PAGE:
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unemployment benefits

Jobs data suggest states that cut off enhanced unemployment benefits did not boost rehiring

Several states ended pandemic-related enhanced federal unemployment benefits early this year over concerns that the extra $300 per week was preventing people from re-entering the workforce. But data from human resource software company Homebase, which CNBC economics reporter Steve Liesman says has provided good information during the pandemic, suggest that eliminating the benefits didn't contribute to re-hiring.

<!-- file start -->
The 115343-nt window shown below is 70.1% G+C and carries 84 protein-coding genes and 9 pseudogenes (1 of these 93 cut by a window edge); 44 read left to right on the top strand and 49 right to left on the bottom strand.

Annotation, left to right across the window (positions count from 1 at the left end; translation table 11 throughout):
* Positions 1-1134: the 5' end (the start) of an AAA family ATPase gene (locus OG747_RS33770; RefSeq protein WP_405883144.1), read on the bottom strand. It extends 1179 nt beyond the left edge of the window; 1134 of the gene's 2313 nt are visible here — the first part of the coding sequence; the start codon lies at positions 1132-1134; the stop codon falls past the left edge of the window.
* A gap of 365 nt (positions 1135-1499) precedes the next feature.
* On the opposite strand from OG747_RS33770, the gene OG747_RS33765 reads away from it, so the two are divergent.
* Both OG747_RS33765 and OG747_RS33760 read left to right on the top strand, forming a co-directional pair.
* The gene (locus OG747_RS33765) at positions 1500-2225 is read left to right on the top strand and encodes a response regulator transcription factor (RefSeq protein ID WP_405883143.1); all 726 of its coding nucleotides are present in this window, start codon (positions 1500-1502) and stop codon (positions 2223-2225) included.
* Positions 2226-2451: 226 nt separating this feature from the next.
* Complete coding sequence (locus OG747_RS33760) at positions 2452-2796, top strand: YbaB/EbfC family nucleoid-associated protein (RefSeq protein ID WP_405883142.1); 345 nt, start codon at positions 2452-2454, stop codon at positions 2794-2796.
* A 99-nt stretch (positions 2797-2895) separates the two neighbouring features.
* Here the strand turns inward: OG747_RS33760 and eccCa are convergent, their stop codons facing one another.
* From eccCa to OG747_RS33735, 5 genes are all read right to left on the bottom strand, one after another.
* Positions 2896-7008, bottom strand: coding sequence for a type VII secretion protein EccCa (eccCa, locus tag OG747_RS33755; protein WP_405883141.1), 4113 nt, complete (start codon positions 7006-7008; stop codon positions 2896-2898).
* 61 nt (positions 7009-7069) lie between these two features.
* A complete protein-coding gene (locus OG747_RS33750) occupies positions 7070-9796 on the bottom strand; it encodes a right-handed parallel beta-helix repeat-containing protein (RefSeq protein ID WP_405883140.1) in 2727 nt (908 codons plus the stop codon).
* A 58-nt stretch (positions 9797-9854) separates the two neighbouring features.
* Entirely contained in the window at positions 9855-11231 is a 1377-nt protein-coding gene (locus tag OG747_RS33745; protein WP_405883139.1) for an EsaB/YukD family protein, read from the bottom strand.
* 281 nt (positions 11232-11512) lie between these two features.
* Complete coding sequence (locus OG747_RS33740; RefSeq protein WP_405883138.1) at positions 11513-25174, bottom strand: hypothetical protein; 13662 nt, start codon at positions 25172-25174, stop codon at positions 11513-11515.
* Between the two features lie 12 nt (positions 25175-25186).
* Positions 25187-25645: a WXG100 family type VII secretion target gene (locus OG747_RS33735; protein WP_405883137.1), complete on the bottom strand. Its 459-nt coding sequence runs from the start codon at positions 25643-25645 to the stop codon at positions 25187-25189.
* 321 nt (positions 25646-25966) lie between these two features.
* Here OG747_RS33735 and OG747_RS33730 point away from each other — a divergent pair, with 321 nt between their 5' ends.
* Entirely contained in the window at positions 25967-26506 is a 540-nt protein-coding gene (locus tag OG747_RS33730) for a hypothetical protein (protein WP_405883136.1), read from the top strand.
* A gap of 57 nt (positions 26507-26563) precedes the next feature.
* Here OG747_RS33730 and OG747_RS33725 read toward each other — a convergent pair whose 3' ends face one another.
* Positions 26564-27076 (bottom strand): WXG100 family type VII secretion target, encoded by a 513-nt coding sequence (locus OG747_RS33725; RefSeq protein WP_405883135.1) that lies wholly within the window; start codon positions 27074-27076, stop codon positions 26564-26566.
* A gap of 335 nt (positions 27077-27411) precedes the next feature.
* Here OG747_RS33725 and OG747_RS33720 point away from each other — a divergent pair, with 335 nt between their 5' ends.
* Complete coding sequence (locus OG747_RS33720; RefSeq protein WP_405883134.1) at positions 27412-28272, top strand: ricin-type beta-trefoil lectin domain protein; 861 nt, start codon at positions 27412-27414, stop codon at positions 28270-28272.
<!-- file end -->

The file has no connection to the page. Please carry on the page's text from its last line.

In fact, Homebase found the states that did so actually saw a slight decline in employment, while states that didn't lift the benefits saw 2.3 percent job growth. Critics argue this shows that cutting off the aid "hampers the recovery." Liesman isn't sure about that — he said he doubts there's a negative correlation between benefits elimination and job growth — but he isn't surprised it didn't boost hiring. Bloomberg's Joe Weisenthal added that Homebase's data is just the latest evidence that shows ending unemployment insurance expansion didn't lead to "any kind of employment boon."